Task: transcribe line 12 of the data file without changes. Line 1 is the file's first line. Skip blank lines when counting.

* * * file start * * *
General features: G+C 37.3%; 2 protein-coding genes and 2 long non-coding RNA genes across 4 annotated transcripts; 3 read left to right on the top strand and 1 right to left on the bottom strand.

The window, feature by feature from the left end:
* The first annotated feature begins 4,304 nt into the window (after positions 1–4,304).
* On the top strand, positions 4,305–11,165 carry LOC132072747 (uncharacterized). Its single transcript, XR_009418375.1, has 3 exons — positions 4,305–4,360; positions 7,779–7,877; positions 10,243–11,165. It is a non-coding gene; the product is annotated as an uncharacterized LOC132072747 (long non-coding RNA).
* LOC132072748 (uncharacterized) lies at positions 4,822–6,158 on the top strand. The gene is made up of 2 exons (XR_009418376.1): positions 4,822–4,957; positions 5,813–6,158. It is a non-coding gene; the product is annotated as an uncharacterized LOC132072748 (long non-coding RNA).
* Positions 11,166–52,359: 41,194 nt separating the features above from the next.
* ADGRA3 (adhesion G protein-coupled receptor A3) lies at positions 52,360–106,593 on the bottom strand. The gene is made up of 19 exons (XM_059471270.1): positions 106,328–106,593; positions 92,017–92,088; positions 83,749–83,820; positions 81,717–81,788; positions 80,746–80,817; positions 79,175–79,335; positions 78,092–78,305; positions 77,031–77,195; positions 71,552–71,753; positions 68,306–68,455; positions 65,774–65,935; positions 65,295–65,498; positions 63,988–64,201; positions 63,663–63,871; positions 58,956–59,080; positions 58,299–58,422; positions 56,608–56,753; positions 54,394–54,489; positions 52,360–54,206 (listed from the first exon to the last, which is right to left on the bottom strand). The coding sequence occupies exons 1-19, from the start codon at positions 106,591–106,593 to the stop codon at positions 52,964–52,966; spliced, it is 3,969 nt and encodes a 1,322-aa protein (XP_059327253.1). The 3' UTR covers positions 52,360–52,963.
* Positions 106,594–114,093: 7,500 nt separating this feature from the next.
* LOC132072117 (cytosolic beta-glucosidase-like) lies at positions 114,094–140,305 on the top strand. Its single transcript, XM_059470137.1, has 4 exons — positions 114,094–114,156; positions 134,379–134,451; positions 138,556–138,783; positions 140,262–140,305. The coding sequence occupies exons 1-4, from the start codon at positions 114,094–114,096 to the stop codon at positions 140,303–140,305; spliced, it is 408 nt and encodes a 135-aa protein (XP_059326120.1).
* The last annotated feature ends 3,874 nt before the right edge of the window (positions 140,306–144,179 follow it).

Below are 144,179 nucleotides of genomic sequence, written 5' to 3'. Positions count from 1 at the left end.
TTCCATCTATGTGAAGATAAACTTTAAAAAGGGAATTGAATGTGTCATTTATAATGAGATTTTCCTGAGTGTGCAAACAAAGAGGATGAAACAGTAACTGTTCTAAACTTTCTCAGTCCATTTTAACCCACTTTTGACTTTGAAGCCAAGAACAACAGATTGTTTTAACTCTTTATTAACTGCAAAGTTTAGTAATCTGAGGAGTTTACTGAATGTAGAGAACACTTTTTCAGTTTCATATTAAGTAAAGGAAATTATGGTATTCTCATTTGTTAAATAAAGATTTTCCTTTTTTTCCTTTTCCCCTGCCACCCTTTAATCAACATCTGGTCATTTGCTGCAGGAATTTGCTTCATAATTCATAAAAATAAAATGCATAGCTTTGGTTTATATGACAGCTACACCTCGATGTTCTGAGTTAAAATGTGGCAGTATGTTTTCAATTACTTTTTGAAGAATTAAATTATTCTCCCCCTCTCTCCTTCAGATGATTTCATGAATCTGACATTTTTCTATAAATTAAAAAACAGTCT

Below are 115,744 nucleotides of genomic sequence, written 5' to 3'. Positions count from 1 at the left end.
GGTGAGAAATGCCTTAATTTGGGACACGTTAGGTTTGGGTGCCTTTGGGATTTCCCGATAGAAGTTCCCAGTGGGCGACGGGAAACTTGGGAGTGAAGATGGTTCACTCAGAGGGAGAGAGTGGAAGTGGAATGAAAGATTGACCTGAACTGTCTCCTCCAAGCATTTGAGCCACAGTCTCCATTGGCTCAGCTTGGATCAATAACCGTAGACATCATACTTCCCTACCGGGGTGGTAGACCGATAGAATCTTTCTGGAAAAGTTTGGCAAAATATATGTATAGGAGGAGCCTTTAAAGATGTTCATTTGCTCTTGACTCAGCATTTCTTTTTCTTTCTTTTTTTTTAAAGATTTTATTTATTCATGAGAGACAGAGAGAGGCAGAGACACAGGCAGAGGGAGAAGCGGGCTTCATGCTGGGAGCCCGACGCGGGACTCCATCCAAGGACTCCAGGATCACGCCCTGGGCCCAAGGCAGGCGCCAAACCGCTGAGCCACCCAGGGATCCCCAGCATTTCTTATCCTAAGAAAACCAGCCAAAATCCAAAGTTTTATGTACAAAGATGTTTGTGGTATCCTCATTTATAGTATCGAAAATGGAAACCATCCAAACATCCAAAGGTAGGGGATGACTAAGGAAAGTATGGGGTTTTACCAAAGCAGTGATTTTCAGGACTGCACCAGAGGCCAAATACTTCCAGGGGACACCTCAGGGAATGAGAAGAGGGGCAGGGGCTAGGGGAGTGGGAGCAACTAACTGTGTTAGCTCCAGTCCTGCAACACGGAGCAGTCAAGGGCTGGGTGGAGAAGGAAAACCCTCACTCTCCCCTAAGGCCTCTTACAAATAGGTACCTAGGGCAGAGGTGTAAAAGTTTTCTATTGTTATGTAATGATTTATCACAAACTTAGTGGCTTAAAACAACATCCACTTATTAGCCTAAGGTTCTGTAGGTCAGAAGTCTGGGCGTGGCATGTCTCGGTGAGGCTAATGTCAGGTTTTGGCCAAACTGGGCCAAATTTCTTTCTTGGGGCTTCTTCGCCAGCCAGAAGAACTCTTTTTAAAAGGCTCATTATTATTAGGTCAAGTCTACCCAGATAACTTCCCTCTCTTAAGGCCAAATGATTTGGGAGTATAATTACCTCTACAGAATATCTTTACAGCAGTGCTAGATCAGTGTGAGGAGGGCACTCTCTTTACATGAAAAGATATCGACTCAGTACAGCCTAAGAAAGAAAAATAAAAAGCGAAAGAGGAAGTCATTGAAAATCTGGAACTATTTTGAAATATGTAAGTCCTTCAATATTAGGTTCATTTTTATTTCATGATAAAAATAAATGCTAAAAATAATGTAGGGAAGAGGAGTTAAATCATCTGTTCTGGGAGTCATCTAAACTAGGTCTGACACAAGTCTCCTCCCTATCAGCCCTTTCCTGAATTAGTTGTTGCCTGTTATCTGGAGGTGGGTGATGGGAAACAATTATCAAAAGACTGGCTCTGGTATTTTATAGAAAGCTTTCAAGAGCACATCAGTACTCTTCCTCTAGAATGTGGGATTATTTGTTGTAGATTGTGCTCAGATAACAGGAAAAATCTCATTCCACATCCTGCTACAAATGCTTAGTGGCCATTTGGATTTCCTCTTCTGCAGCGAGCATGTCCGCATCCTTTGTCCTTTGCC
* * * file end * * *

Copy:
TTCCATCTATGTGAAGATAAACTTTAAAAAGGGAATTGAATGTGTCATTTATAATGAGATTTTCCTGAGTGTGCAAACAAAGAGGATGAAACAGTAACTGTTCTAAACTTTCTCAGTCCATTTTAACCCACTTTTGACTTTGAAGCCAAGAACAACAGATTGTTTTAACTCTTTATTAACTGCAAAGTTTAGTAATCTGAGGAGTTTACTGAATGTAGAGAACACTTTTTCAGTTTCATATTAAGTAAAGGAAATTATGGTATTCTCATTTGTTAAATAAAGATTTTCCTTTTTTTCCTTTTCCCCTGCCACCCTTTAATCAACATCTGGTCATTTGCTGCAGGAATTTGCTTCATAATTCATAAAAATAAAATGCATAGCTTTGGTTTATATGACAGCTACACCTCGATGTTCTGAGTTAAAATGTGGCAGTATGTTTTCAATTACTTTTTGAAGAATTAAATTATTCTCCCCCTCTCTCCTTCAGATGATTTCATGAATCTGACATTTTTCTATAAATTAAAAAACAGTCT